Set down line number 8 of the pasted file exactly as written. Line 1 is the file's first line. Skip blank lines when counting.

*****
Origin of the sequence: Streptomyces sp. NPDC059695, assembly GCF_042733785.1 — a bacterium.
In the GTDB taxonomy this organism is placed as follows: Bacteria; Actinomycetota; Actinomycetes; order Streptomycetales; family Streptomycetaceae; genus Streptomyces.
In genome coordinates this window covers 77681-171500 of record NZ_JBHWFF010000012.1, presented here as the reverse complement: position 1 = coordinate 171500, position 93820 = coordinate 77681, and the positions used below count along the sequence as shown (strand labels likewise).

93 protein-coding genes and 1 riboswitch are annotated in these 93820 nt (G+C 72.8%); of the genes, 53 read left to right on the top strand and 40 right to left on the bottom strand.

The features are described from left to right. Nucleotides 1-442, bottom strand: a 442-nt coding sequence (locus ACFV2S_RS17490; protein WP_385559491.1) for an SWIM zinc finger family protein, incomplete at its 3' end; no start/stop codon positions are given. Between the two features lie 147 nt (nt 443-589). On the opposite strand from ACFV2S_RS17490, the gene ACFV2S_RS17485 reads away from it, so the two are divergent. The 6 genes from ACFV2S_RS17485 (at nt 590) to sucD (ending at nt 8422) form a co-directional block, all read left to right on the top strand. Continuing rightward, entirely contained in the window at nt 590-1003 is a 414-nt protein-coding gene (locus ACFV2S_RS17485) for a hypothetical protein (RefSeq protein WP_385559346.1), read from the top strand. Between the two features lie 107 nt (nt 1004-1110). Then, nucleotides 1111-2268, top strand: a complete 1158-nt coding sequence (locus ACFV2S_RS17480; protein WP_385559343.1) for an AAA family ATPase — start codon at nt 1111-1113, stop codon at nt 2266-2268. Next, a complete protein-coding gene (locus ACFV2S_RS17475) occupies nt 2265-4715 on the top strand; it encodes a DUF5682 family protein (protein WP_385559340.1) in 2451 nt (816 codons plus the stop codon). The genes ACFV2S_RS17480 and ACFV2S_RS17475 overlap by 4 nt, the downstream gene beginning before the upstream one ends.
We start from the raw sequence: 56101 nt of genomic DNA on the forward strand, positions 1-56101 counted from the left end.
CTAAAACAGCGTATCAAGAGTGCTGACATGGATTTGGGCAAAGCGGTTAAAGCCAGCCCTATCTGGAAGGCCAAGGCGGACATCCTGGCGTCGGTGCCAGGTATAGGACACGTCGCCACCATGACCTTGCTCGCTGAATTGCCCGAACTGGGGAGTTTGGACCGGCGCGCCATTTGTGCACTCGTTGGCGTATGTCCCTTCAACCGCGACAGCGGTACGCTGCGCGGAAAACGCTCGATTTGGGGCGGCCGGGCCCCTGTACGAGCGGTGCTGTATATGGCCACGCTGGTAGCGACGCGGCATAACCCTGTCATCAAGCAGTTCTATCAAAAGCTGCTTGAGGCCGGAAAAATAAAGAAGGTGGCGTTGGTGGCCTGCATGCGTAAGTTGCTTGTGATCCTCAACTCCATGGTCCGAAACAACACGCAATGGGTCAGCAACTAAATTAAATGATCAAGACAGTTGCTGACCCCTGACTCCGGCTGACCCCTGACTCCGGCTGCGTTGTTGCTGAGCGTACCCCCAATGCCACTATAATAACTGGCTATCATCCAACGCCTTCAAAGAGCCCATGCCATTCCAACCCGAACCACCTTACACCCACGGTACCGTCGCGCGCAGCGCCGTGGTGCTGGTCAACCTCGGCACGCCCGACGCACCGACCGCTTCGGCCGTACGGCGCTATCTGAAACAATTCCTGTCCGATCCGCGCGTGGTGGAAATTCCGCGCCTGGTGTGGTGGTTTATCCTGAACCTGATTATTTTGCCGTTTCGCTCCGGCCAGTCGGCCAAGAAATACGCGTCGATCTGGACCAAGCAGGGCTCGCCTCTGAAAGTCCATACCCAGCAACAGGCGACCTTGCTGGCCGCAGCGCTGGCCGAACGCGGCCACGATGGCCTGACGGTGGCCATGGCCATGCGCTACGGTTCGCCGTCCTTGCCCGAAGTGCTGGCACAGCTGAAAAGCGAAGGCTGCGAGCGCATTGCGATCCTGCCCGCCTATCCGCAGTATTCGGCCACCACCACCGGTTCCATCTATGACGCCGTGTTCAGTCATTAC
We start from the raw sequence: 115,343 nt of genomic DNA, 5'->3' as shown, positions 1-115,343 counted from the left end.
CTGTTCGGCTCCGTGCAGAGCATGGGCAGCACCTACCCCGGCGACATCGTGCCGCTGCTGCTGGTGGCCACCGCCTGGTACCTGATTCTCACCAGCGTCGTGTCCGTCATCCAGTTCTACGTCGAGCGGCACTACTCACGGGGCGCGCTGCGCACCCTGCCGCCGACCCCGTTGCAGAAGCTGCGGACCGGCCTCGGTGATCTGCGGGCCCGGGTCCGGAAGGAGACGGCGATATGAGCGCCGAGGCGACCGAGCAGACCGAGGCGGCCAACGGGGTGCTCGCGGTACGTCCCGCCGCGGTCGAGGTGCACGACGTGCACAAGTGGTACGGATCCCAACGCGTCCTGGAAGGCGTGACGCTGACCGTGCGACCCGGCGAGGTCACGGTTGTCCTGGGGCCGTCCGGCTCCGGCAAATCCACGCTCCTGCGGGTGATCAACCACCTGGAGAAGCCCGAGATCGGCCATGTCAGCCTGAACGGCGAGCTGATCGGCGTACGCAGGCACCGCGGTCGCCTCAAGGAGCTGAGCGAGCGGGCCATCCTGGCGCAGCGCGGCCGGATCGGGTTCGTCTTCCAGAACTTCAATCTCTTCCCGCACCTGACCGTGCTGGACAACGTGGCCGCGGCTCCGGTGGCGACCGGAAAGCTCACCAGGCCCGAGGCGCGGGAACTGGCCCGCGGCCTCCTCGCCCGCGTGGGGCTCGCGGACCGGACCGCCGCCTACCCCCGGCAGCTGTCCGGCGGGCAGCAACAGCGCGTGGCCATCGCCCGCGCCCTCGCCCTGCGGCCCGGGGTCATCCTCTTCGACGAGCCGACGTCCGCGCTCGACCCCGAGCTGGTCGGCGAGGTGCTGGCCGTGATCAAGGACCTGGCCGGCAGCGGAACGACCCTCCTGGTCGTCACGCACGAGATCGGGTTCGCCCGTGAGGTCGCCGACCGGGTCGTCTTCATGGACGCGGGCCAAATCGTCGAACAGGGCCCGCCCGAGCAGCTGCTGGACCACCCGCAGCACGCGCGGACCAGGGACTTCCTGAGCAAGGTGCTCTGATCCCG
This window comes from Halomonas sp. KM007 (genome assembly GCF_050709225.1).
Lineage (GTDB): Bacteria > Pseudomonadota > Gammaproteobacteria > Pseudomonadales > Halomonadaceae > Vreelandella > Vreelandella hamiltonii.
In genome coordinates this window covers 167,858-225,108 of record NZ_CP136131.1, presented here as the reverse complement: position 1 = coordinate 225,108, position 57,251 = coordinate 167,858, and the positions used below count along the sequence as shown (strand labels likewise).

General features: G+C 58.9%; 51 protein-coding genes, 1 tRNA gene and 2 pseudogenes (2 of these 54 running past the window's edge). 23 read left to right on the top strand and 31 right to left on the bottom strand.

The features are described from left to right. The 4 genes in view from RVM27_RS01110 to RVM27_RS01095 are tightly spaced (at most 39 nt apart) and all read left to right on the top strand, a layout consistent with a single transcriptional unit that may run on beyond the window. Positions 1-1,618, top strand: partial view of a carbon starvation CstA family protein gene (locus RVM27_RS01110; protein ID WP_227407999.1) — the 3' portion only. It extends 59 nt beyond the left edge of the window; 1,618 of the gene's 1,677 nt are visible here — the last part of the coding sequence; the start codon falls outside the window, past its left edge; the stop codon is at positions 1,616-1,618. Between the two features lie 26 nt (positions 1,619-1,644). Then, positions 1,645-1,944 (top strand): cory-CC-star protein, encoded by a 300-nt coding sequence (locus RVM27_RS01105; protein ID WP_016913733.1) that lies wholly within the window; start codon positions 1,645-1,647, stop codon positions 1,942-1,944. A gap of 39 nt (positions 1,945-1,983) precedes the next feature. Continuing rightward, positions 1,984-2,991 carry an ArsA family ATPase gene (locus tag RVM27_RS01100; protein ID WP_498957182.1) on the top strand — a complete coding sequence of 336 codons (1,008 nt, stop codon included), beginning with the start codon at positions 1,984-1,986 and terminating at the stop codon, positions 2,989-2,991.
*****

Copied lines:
We start from the raw sequence: 115,343 nt of genomic DNA, 5'->3' as shown, positions 1-115,343 counted from the left end.